Garden vs Other Tools

The tooling landscape for cloud development has gotten a lot more crowded over the past few years. In this doc, we’ll put Garden in context by comparing and contrasting it with other types of tools and platforms.

In short, Garden automates the process of building, deploying, developing and testing applications in a way that’s simpler, faster and way easier to maintain than laboriously writing CI pipelines or shell scripts by hand.

On top of this, it’s got code syncing for live reloading during development, live log streaming and an intuitive web interface. It combines advanced CI automation with a first-class experience during development and debugging.

CI systems (GitHub Actions, BuildKite etc.)

Garden is not intended to replace traditional CI systems—in fact, the most common use-case for Garden is calling it in CI!

Where Garden fits into CI pipelines is by taking care of building, deploying and testing a graph of components (and publishing the built images afterwards if needed).

Garden can greatly simplify the task of creating ephemeral environments for every pull request, deploying to a staging environment on merges to the main branch, and running test suites involving one or more runtime components (e.g. API tests, end-to-end tests and load tests).

Our users report that over time the amount of YAML in their CI pipeline definitions shrinks down to almost nothing, since deploying an entire environment or running an end-to-end test suite becomes just garden deploy or garden test.

On top of that, developers and DevOps engineers alike can run Garden from their dev machines to reproduce anything that goes wrong in CI. No need to repeatedly re-trigger pipelines just to see if your fix works—your laptop can now do anything your CI system can!

PaaS (Heroku, Fly etc.)

PaaS (platform-as-a-service) offerings provide developers with simplified abstractions of the underlying platform (e.g. Kubernetes or AWS EC2), and often come with their own special-purpose tools (CLIs and the like).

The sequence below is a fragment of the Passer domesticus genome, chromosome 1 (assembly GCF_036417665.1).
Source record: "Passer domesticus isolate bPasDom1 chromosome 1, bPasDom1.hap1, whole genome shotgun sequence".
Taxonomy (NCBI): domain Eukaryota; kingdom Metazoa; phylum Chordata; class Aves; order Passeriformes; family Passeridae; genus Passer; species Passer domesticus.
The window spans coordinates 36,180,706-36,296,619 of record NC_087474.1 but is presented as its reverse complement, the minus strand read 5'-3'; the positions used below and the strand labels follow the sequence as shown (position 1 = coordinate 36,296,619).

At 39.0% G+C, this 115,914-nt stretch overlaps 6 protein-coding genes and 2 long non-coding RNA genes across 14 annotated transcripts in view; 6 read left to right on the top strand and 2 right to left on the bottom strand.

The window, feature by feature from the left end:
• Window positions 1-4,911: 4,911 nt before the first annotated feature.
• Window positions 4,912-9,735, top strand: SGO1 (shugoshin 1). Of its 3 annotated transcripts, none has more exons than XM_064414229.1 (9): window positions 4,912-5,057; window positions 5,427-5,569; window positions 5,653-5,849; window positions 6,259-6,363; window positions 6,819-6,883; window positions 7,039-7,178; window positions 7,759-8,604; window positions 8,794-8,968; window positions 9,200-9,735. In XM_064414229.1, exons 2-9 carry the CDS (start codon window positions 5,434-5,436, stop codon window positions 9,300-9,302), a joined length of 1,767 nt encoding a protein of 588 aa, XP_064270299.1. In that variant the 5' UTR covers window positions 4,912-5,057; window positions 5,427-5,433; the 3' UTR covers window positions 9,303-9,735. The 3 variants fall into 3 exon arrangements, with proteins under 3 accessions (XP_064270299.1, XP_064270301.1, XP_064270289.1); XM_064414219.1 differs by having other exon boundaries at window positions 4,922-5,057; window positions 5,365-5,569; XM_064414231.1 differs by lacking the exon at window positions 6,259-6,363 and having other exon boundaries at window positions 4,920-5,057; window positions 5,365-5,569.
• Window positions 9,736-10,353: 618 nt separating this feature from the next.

In contrast, Garden isn’t a hosting platform at all. It builds, deploys and tests on your own infrastructure. Bring your own infrastructure, and Garden will take it from there.

Just point it at a Kubernetes cluster or your AWS/Azure/GCP account, and Garden will build, deploy and test your application using the Dockerfiles, Kubernetes manifests, Helm charts, Terraform stacks etc. that you’re already using in CI or production.

Our goal is to add automation on top of what you already have, not to abstract it away.

This has two main benefits:

  1. It keeps Garden simple to use and understand—we’re not trying to reinvent the wheel when it comes to building, deploying and testing—we delegate to specialist tools like BuildKit, kubectl, Helm and Terraform to do what they’re best at.

  2. It lets Garden work for any system, no matter how simple or complex. Since we’re not asking you to fundamentally change how you’re building, deploying or testing your application, you can always add Garden on top of it to bring advanced dev & testing automation to your project.

Internal developer portals (Backstage, Cortex etc.)

These tools take a different approach to dev automation: After being configured by DevOps engineers, they provide a point-and-click way for developers to create environments or deploy specific components. This is a simple and easy-to-use approach for companies where developers prefer to abstract away the complexity of the underlying system during development.

Garden also enables developers to easily deploy an entire environment or a subset of components (via the garden deploy command).

But it also goes a lot further than just deploying environments:

  • Testing is a built-in primitive in Garden.